The rules: Don’t take too long to think about it. 20 video games you’ve played that will always stick with you. List the first 20 you can recall in no more than 15 minutes. Then tag 20 friends, including me, because I’m interested in seeing what games my friends choose.
This was the game Him Indoors used to reel me in to video games in the first place. It was the twisted cuteness of the game that got me – the savage humour that accompanied my inevitable defeat. We still quote lines like the squeaky-voiced “I’ll get you” to each other from time to time. An unforgettably charming game.
My addiction to Klax was even worse than my current Bejeweled habit. I think I might have actually broken down in tears once after losing a particularly fraught battle against the tumbling coloured blocks.
It’s rare for a video game to have a story that compares well to other media, but Bioware’s astonishing space opera fares well even next to the Star Trek reboot. The gameplay is mediocre (better on PC than 360), but the cutscenes will linger in your memory for years.
What sticks with me most about this strange and rather basic RPG with Bejeweled-clone gameplay is the music. The medieval-style soundtrack just goes around in my head all the time.
Vampire the Masquerade: Bloodlines
OK, so it’s one giant masturbatory fantasy for teenage goths, but it’s also one of the finest games ever made. I’ve been playing it on and off for several years now – never quite completing it, and starting it many times – but despite all the bugs it’s still an endlessly entertaining and amazingly lifelike journey into the undead LA.
Elder Scrolls III: Morrowind
I’ve had 18 different addresses in my life, but the town of Balmora on the island of Vvardenfell feels more like “home” than any location on earth.
Max Payne 2
There was so much to enjoy about this game, but the whooshing of Payne’s jacket in the game’s trademark bullet time is hard to shake, along with such memorable levels as Dearest of All My Friends, where you have to protect a guy in an explosives-rigged clown suit from a mob attack.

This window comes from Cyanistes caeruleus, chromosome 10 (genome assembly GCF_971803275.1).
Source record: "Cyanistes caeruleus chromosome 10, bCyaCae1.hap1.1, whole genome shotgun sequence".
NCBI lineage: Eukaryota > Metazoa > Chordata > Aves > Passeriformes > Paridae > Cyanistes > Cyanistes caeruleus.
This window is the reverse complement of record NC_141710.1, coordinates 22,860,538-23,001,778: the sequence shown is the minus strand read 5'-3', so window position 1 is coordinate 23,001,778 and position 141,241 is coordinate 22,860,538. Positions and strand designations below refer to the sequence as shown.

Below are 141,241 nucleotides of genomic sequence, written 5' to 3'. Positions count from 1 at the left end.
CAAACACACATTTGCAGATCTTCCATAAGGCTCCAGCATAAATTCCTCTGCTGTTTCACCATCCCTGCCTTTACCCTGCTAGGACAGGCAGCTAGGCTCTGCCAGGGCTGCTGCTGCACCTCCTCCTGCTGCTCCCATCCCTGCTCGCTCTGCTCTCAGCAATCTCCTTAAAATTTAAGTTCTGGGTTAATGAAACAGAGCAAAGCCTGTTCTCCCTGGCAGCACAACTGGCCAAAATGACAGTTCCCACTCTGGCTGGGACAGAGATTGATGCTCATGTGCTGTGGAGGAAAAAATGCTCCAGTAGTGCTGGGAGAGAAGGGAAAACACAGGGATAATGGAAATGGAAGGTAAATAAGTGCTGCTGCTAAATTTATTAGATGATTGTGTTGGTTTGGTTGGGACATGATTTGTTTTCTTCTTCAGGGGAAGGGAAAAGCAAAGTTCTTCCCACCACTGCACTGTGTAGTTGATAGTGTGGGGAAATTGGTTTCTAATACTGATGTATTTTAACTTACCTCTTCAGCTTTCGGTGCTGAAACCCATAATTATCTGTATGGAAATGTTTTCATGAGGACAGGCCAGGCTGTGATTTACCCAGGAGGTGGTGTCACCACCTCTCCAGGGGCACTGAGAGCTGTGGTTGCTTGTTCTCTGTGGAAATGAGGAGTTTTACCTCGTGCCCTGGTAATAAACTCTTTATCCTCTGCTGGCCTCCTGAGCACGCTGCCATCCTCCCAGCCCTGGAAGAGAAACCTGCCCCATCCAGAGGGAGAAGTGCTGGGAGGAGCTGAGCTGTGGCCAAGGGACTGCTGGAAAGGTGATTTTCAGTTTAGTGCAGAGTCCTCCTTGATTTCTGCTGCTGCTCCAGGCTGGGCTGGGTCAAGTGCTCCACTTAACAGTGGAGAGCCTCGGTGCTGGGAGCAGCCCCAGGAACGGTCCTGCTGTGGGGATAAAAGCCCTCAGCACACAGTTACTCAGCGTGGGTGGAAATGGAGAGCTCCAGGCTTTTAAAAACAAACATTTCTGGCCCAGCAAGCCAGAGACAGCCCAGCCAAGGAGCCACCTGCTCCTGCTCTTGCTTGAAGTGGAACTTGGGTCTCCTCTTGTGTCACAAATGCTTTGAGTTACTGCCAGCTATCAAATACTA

I genuinely didn’t believe any game could ever be better than Morrowind – or even as good – and a part of me still doesn’t quite believe that because the very idea of it is just so absurd, but every time I play Fallout 3 I remember why I think that, yeah, it is.
Yes, it’s another Bejeweled clone, but each time I buy a new mobile phone, it’s the first app I buy. It’s closest to Bejeweled Blitz in terms of gameplay, but its fun jewel-heist story adds an extra layer of charm.
While not terrible, it’s far from my favourite game. It is, however, extremely memorable, which is really what this is about. I do find myself muttering things like “f***ing door” in imitation of Tarantinoesque antiheroine Rubi, and frustrating as the QTEs were to play, that highway scene is bloody unforgettable to watch.
Even aside from the second-most startling plot twist in gaming history, Bioshock had plenty of distinctive moments. There was that maddening “Circus of Values” audio cue; the horribly hilarious Sander Cohen scenes, and the general all-encompassing atmosphere of the underwater ruins of Rapture.
The first game I ever played.
Someone better not be taffin’ around in here … *hides* … *holds breath* …
Mass Effect 2
Even more compellingly cinematic than Mass Effect, ME2 featured far superior gameplay and was vastly better than its predecessor in every way. Memorable chiefly for the great characters – but most of all for this completely unexpected inclusion.
Elder Scrolls IV: Oblivion
Oblivion stands out in my memory for having the sort of worldspace that makes you say “it looks like Oblivion” about places in the real world. If you say that to people, they tend to know exactly what you’re talking about.
PopCap have released a fair few acclaimed games – Bejeweled (and its many incarnations), Peggle and Plants vs Zombies – but nobody ever seems to mention Zuma, which is weird because it’s a really good game. Behind Bejeweled Blitz, I’d go as far as to call it my favourite. It has Monkey Island‘s silly sense of humour, great music, and moreish gameplay.
Wolfenstein: Enemy Territory
“I need a medic!” “They have constructed a command post!” “Fire in ze halls!” I might have only played the game for a few minutes, but hearing it in the background in our house for all these years burns some very deep imprints into my consciousness.
Few things sum up the idea of modern living so much as sitting at home with a glass of wine and a handful of peanuts, while carrying on a conversation with five other people in four other continents, all of whom appear to be frolicking on a fictitious beach somewhere. I spent my 30th birthday having a “party” in a hot tub in our guildhall, surrounded by the avatars of my friends (and a few others I’d vaguely heard of), which was then followed by a game of charades (using the game’s animations) and a race to see how many of us could drunkenly navigate our way through a level with our characters dressed only in their underwear. I lasted about forty seconds.
Dragon Age: Origins
Yes, another new game, and I should apologise for that – but do you really think you’ll ever forget Alistair or Morrigan? That disastrous riff on Helm’s Deep at the beginning of the game, or the final triumph at the end? Thought not.
Plants vs Zombies
Every time I’m tired at work, I shamble along muttering “brrraaaaaaaaaiiiinz”. I’m thinking of this game.